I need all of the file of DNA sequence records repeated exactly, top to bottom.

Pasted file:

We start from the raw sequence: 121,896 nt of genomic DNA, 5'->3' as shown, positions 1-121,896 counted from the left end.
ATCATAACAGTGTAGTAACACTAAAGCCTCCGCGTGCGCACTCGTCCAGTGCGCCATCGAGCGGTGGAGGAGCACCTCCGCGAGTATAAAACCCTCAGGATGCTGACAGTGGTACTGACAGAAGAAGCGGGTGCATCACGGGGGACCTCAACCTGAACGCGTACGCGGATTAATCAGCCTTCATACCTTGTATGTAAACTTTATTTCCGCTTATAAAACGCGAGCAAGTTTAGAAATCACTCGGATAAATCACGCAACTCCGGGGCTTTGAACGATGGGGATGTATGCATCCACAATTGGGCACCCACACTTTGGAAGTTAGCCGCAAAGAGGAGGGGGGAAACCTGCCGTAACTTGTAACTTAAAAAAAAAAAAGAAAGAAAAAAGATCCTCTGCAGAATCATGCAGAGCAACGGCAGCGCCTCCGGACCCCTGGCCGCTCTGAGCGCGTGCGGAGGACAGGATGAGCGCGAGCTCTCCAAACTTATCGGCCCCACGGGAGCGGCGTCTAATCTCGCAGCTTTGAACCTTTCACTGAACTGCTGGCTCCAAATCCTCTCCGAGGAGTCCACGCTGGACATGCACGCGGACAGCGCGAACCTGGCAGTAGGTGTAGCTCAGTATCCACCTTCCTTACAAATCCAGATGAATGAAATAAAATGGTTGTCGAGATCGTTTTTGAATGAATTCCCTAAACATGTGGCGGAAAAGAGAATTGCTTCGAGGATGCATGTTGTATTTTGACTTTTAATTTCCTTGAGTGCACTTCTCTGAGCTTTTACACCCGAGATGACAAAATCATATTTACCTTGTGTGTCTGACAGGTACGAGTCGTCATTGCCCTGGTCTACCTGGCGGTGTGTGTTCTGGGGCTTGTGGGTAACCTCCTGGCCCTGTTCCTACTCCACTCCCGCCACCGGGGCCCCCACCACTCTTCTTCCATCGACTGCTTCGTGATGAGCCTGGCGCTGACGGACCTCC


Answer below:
We start from the raw sequence: 121,896 nt of genomic DNA, 5'->3' as shown, positions 1-121,896 counted from the left end.
ATCATAACAGTGTAGTAACACTAAAGCCTCCGCGTGCGCACTCGTCCAGTGCGCCATCGAGCGGTGGAGGAGCACCTCCGCGAGTATAAAACCCTCAGGATGCTGACAGTGGTACTGACAGAAGAAGCGGGTGCATCACGGGGGACCTCAACCTGAACGCGTACGCGGATTAATCAGCCTTCATACCTTGTATGTAAACTTTATTTCCGCTTATAAAACGCGAGCAAGTTTAGAAATCACTCGGATAAATCACGCAACTCCGGGGCTTTGAACGATGGGGATGTATGCATCCACAATTGGGCACCCACACTTTGGAAGTTAGCCGCAAAGAGGAGGGGGGAAACCTGCCGTAACTTGTAACTTAAAAAAAAAAAAGAAAGAAAAAAGATCCTCTGCAGAATCATGCAGAGCAACGGCAGCGCCTCCGGACCCCTGGCCGCTCTGAGCGCGTGCGGAGGACAGGATGAGCGCGAGCTCTCCAAACTTATCGGCCCCACGGGAGCGGCGTCTAATCTCGCAGCTTTGAACCTTTCACTGAACTGCTGGCTCCAAATCCTCTCCGAGGAGTCCACGCTGGACATGCACGCGGACAGCGCGAACCTGGCAGTAGGTGTAGCTCAGTATCCACCTTCCTTACAAATCCAGATGAATGAAATAAAATGGTTGTCGAGATCGTTTTTGAATGAATTCCCTAAACATGTGGCGGAAAAGAGAATTGCTTCGAGGATGCATGTTGTATTTTGACTTTTAATTTCCTTGAGTGCACTTCTCTGAGCTTTTACACCCGAGATGACAAAATCATATTTACCTTGTGTGTCTGACAGGTACGAGTCGTCATTGCCCTGGTCTACCTGGCGGTGTGTGTTCTGGGGCTTGTGGGTAACCTCCTGGCCCTGTTCCTACTCCACTCCCGCCACCGGGGCCCCCACCACTCTTCTTCCATCGACTGCTTCGTGATGAGCCTGGCGCTGACGGACCTCC